"Heaven is a sweet, maple syrup kiss / And a thousand other little things I miss with her gone" ("Heaven Is the Face").
Though Steven Curtis Chapman has always related to his fans, he's never gotten as personal with his extended family of listeners as he does on Beauty Will Rise, his first recording since his daughter, Maria Sue, died in a tragic accident last spring. Battling out his doubts, grievances and despair with a pen and a guitar, the 20-year veteran singer/songwriter records his wrestling with God, holding nothing back and making this release his most-anticipated to date—though surely not for reasons he would have intended.
Chapman tracked more than half the album in makeshift rooms across the country while on the United Tour with Michael W. Smith last year, and the tracks are raw, exposing every nuance of the songwriter's intimate retelling of his family's 2008 nightmare. Mimicking a family stripped by grief, Beauty Will Rise is easily Chapman's most acoustic offering yet. And quite likely his greatest.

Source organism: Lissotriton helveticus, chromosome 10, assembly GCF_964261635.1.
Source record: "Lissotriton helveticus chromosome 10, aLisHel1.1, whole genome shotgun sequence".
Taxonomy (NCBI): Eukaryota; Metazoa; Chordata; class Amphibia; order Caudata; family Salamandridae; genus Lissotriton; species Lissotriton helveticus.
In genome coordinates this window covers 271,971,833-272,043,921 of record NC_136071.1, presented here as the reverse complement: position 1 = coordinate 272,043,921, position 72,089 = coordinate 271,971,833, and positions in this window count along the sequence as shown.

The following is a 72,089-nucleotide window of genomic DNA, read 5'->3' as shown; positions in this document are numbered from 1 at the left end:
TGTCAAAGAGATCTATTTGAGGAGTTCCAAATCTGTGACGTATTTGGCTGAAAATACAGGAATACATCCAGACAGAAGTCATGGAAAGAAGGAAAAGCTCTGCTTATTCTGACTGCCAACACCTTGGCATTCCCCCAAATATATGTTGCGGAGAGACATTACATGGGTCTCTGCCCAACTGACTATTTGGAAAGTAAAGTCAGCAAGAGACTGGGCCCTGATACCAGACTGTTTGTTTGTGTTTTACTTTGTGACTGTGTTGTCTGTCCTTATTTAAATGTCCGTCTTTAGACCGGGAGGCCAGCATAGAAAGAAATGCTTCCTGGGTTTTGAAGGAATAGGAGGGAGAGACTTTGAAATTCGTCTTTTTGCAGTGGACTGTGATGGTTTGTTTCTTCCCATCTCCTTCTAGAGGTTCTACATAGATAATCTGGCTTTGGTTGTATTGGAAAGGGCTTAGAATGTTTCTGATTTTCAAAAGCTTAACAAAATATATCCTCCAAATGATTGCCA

The bare-bones structure incorporates musical gestures of hope, using a colorful glockenspiel, bellowing chimes and triumphal timpanis to convince listeners Chapman's spiritual testing is not countering his steadfast faith. Even dissonant strings haunt the famous father's melancholic intimations, but without deterring the album's blunt beauty.
Melodically, these tunes are basic Chapman. But lyrically, each song is in stark contrast to his typical "up" fare. The realities of a sin-stricken world hit hard last year for the grieving father, and Beauty will Rise is a journal born from surviving dark nights of the soul. And though the last track is hopeful for a season of rebirth, it is apparent for Chapman, spring has not yet sprung.—Andrew Greer